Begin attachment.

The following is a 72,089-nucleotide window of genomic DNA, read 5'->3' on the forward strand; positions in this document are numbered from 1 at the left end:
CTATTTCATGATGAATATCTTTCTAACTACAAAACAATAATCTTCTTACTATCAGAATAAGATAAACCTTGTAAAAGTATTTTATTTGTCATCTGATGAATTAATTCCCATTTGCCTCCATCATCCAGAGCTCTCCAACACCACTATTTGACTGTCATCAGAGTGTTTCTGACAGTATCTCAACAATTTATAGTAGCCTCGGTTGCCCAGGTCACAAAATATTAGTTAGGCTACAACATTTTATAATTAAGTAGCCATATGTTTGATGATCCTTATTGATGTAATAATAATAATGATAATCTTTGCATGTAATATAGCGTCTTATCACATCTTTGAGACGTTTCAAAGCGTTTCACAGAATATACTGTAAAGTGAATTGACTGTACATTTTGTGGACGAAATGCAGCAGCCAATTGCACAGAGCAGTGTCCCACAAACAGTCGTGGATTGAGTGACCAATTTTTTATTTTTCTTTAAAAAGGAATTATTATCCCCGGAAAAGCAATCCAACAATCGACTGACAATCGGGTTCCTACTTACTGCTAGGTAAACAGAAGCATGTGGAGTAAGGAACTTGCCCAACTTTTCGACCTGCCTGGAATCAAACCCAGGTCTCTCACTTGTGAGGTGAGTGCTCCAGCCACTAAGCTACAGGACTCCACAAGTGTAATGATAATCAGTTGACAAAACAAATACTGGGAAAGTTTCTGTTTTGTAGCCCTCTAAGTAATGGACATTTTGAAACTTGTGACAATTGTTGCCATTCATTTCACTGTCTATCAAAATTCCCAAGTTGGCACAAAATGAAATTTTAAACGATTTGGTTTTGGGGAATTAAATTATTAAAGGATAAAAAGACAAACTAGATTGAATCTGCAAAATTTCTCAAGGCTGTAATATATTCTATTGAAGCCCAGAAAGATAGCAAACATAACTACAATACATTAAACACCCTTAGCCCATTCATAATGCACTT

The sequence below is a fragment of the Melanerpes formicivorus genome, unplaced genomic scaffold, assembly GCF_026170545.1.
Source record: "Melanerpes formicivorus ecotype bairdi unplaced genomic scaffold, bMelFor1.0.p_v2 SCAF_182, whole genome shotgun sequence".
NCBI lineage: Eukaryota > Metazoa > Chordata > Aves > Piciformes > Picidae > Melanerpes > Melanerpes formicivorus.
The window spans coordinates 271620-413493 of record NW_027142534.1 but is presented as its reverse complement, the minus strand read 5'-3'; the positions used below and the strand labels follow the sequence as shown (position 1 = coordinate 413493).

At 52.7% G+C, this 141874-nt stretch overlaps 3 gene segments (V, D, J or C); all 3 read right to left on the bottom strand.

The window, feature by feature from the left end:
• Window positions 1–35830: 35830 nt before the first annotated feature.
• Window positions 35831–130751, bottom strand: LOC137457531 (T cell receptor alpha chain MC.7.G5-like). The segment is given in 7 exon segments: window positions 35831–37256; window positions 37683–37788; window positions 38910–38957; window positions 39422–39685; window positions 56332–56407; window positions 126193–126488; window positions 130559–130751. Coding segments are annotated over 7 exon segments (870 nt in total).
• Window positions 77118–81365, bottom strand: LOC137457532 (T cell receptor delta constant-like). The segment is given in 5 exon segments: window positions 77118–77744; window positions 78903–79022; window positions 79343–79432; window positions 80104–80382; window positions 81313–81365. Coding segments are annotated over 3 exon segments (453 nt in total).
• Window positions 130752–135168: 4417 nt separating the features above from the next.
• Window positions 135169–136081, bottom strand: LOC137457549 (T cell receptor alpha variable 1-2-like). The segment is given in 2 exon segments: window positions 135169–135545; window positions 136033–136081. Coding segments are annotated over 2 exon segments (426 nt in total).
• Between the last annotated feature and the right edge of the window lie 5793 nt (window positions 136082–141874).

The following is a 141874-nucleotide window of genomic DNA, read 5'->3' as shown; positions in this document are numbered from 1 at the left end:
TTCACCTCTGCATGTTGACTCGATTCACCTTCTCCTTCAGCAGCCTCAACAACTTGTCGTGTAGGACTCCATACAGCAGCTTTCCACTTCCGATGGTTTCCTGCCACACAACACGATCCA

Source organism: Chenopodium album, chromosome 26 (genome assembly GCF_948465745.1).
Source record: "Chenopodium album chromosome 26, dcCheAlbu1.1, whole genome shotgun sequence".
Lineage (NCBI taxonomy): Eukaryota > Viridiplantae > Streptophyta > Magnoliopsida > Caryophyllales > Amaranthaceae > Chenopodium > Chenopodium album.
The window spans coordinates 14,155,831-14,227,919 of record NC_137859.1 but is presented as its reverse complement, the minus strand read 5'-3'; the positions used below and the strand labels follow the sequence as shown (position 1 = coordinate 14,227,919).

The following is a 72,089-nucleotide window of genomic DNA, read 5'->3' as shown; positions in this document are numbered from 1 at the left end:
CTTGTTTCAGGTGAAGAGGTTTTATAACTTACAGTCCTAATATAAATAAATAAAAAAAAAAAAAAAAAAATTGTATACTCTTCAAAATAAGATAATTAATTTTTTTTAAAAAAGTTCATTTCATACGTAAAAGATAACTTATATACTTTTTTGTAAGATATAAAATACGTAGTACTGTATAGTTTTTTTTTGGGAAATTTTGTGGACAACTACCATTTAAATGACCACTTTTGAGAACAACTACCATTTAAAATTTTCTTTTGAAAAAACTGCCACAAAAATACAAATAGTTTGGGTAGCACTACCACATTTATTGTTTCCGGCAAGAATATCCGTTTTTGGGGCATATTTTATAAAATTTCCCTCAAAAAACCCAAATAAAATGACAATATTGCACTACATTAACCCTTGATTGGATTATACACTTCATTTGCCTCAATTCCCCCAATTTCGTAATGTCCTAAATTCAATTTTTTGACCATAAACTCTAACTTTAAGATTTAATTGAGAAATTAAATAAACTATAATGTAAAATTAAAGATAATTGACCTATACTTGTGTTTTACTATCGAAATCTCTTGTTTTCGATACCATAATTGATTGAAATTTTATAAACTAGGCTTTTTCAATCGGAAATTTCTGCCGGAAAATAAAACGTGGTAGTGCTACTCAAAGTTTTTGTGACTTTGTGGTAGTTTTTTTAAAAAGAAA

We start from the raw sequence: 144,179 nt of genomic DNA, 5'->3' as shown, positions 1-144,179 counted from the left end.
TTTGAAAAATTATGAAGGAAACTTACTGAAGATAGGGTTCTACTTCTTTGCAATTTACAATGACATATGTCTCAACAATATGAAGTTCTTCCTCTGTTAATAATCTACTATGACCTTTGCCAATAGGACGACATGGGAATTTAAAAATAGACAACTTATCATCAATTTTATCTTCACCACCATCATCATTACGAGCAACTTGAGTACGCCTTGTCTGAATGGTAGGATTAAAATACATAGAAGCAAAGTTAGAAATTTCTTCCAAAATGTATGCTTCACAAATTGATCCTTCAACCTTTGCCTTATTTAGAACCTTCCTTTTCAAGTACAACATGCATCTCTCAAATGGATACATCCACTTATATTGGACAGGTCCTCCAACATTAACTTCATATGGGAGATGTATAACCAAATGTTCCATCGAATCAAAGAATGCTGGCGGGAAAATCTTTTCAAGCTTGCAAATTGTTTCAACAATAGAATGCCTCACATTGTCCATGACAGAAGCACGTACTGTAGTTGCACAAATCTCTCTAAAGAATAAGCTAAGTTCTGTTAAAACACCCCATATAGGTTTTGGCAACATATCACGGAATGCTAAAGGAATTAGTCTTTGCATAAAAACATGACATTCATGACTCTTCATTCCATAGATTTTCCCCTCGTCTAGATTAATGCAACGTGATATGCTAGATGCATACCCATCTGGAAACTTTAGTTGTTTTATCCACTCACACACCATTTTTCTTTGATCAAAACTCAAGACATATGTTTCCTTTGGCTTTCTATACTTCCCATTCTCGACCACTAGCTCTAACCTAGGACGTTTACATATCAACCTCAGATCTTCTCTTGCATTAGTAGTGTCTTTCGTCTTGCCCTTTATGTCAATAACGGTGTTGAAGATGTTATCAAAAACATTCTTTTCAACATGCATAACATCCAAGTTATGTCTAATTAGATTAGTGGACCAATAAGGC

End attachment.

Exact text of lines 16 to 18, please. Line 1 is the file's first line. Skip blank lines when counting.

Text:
TTCACCTCTGCATGTTGACTCGATTCACCTTCTCCTTCAGCAGCCTCAACAACTTGTCGTGTAGGACTCCATACAGCAGCTTTCCACTTCCGATGGTTTCCTGCCACACAACACGATCCA

Source organism: Chenopodium album, chromosome 26 (genome assembly GCF_948465745.1).
Source record: "Chenopodium album chromosome 26, dcCheAlbu1.1, whole genome shotgun sequence".